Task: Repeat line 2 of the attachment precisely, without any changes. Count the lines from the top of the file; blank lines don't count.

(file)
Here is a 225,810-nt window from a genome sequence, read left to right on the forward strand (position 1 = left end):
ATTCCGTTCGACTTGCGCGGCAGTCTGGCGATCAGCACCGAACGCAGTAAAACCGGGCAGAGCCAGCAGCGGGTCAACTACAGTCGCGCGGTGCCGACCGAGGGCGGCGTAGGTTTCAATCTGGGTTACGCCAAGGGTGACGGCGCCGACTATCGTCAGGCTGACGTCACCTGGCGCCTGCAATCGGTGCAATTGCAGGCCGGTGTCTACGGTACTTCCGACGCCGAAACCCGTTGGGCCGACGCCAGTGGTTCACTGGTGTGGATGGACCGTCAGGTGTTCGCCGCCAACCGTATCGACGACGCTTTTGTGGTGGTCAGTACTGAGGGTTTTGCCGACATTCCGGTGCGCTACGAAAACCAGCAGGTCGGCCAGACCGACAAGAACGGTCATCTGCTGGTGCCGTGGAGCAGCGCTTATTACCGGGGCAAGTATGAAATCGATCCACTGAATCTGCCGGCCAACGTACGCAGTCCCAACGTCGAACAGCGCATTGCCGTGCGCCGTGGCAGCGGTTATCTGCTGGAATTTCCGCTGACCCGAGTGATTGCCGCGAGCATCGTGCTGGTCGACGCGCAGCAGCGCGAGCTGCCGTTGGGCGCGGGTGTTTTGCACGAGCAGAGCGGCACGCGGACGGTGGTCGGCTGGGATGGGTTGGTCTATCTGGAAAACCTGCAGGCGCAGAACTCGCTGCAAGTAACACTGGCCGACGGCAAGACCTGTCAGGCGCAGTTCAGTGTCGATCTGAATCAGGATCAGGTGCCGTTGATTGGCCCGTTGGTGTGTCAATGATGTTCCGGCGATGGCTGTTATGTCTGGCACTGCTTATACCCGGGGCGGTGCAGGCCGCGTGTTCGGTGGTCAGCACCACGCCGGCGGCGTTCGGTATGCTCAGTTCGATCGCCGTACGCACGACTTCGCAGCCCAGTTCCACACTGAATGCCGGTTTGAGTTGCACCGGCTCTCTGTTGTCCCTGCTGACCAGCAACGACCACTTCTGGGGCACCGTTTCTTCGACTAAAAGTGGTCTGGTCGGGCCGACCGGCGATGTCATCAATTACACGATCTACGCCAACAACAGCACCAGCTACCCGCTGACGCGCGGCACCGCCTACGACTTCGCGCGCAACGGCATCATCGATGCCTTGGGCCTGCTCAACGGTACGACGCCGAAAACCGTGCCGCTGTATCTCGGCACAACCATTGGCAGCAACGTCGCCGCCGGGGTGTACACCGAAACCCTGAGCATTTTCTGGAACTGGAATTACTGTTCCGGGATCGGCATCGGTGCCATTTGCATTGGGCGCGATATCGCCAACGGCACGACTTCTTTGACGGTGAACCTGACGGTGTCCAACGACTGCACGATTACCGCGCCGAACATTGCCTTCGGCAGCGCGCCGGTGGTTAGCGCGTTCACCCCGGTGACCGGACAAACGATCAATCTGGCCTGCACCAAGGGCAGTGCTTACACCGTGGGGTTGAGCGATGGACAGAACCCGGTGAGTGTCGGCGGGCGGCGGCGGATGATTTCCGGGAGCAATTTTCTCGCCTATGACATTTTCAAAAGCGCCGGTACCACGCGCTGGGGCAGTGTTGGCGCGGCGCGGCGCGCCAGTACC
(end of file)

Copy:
ATTCCGTTCGACTTGCGCGGCAGTCTGGCGATCAGCACCGAACGCAGTAAAACCGGGCAGAGCCAGCAGCGGGTCAACTACAGTCGCGCGGTGCCGACCGAGGGCGGCGTAGGTTTCAATCTGGGTTACGCCAAGGGTGACGGCGCCGACTATCGTCAGGCTGACGTCACCTGGCGCCTGCAATCGGTGCAATTGCAGGCCGGTGTCTACGGTACTTCCGACGCCGAAACCCGTTGGGCCGACGCCAGTGGTTCACTGGTGTGGATGGACCGTCAGGTGTTCGCCGCCAACCGTATCGACGACGCTTTTGTGGTGGTCAGTACTGAGGGTTTTGCCGACATTCCGGTGCGCTACGAAAACCAGCAGGTCGGCCAGACCGACAAGAACGGTCATCTGCTGGTGCCGTGGAGCAGCGCTTATTACCGGGGCAAGTATGAAATCGATCCACTGAATCTGCCGGCCAACGTACGCAGTCCCAACGTCGAACAGCGCATTGCCGTGCGCCGTGGCAGCGGTTATCTGCTGGAATTTCCGCTGACCCGAGTGATTGCCGCGAGCATCGTGCTGGTCGACGCGCAGCAGCGCGAGCTGCCGTTGGGCGCGGGTGTTTTGCACGAGCAGAGCGGCACGCGGACGGTGGTCGGCTGGGATGGGTTGGTCTATCTGGAAAACCTGCAGGCGCAGAACTCGCTGCAAGTAACACTGGCCGACGGCAAGACCTGTCAGGCGCAGTTCAGTGTCGATCTGAATCAGGATCAGGTGCCGTTGATTGGCCCGTTGGTGTGTCAATGATGTTCCGGCGATGGCTGTTATGTCTGGCACTGCTTATACCCGGGGCGGTGCAGGCCGCGTGTTCGGTGGTCAGCACCACGCCGGCGGCGTTCGGTATGCTCAGTTCGATCGCCGTACGCACGACTTCGCAGCCCAGTTCCACACTGAATGCCGGTTTGAGTTGCACCGGCTCTCTGTTGTCCCTGCTGACCAGCAACGACCACTTCTGGGGCACCGTTTCTTCGACTAAAAGTGGTCTGGTCGGGCCGACCGGCGATGTCATCAATTACACGATCTACGCCAACAACAGCACCAGCTACCCGCTGACGCGCGGCACCGCCTACGACTTCGCGCGCAACGGCATCATCGATGCCTTGGGCCTGCTCAACGGTACGACGCCGAAAACCGTGCCGCTGTATCTCGGCACAACCATTGGCAGCAACGTCGCCGCCGGGGTGTACACCGAAACCCTGAGCATTTTCTGGAACTGGAATTACTGTTCCGGGATCGGCATCGGTGCCATTTGCATTGGGCGCGATATCGCCAACGGCACGACTTCTTTGACGGTGAACCTGACGGTGTCCAACGACTGCACGATTACCGCGCCGAACATTGCCTTCGGCAGCGCGCCGGTGGTTAGCGCGTTCACCCCGGTGACCGGACAAACGATCAATCTGGCCTGCACCAAGGGCAGTGCTTACACCGTGGGGTTGAGCGATGGACAGAACCCGGTGAGTGTCGGCGGGCGGCGGCGGATGATTTCCGGGAGCAATTTTCTCGCCTATGACATTTTCAAAAGCGCCGGTACCACGCGCTGGGGCAGTGTTGGCGCGGCGCGGCGCGCCAGTACC